Jayson Werth just ensured that Philly fans overrun Nationals Park again

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Remember last year how Phillies fans came down to Washington en masse for a couple of series against the Nationals?  About how no one in Washington except the accountants were happy with it?  About how it was a symbol of just how bad Nationals baseball was that fans from an opposing team would travel and take over the Nationals’ very own ballpark?  Well, Jayson Werth went on a radio show today and assured Nats fans that that won’t happen again:

“That’s gonna change quick. I think you guys are gonna see. The owners are on board, and Mike Rizzo’s done a good job. The reason those people come over here is they don’t have a chance to watch their team in Philadelphia. And as soon as we start filling the seats here with Nats fans, those people are gonna go away and we’re gonna regain home-field advantage. And I’m looking forward to that day, for sure.”

That’s admirable. And I really do hope that Werth helps instill a fresh new attitude about the Nationals in their hometown.  But if he thinks that’s going to do anything apart from inspiring Philly fans to try even harder to buy out the seats to the first Nats-Phillies series in Washington next season he’s crazy.  If anything, tickets in CBP will be even harder to come by then they were last season, what with Cliff Lee and all.  And with Werth drawing this line in the sand, you just know that there are thousands of Philly fans who will be eager to cross it.

By the way: that first series is April 12th through the 14th.  Get your credit cards and bus tickets ready, Philly fans!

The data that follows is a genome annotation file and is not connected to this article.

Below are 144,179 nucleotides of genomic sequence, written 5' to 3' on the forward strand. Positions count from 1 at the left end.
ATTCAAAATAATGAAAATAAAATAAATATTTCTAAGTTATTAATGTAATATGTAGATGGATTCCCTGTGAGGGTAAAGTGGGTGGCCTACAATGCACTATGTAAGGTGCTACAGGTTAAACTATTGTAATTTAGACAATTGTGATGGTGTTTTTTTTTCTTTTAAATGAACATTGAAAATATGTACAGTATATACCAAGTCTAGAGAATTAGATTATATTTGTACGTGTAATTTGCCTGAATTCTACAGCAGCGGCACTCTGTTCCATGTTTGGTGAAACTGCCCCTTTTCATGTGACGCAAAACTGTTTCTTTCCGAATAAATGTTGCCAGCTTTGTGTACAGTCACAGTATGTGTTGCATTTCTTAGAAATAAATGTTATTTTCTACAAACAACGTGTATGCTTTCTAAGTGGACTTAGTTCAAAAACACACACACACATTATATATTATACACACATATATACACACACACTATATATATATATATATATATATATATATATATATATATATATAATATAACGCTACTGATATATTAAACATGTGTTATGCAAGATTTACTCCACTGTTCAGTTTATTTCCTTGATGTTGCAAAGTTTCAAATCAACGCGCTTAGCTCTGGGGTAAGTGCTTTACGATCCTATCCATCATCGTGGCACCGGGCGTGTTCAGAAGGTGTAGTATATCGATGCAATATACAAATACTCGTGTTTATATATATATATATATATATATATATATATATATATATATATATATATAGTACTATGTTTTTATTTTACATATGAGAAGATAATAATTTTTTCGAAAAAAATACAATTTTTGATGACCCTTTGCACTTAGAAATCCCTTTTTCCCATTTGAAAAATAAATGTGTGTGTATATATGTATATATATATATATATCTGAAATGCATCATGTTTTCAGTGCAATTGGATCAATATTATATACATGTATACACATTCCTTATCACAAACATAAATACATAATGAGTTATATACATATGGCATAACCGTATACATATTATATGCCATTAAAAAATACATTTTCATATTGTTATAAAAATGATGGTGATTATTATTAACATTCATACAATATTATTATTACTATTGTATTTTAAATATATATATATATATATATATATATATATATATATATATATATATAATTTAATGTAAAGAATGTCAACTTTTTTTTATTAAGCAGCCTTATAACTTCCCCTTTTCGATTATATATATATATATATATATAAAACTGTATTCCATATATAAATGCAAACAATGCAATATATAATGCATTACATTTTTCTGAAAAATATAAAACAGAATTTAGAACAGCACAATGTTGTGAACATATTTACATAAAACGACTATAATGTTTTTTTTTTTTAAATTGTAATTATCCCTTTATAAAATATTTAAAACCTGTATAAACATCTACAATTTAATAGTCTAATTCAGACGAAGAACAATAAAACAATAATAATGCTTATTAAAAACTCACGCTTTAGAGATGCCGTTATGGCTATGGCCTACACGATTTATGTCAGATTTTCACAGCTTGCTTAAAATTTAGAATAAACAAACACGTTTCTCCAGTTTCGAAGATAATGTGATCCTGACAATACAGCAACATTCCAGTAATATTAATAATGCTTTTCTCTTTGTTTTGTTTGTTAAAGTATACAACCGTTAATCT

Report: Yankees acquire Edwin Encarnación from Mariners

Edwin Encarnacion
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The Mariners are in the midst of reconstructing their roster, a process which most recently resulted in the trade of first baseman/DH Edwin Encarnación to the Yankees, per a report from ESPN’s Jeff Passan. While the teams have yet to publicly confirm the deal, the Mariners are expected to receive pitching prospect Juan Then and will likely eat a significant portion of Encarnación’s salary as well.

Encarnación is a sizable get for the Yankees, who could benefit from the veteran’s power and consistency in their ongoing drive toward the postseason. The 36-year-old infielder missed some time with a bout of lower back tightness, dental issues, and soreness in his left hand, but has still maintained a decent .241/.356/.531 batting line with an AL-best 21 home runs, an .888 OPS, and 1.7 fWAR through his first 289 plate appearances of the year. Per Mark Feinsand of MLB.com, Encarnación has another $11-12 million left on his contract in 2019, with a $20 million option for the 2020 season and a $5 million buyout.

Then, 19, was acquired by the Yankees in a three-person trade with the Mariners during the 2017 offseason. The right-hander currently ranks no. 27 in the Yankees’ system and made his last pro ball appearance for New York’s rookie-level affiliate in 2018, pitching to a 2.70 ERA, 2.0 BB/9, and 7.6 SO/9 across 50 innings. It’s not clear if any other players are involved in the trade, though USA Today’s Bob Nightengale notes that no other prospects are thought to be included in the package for Encarnación.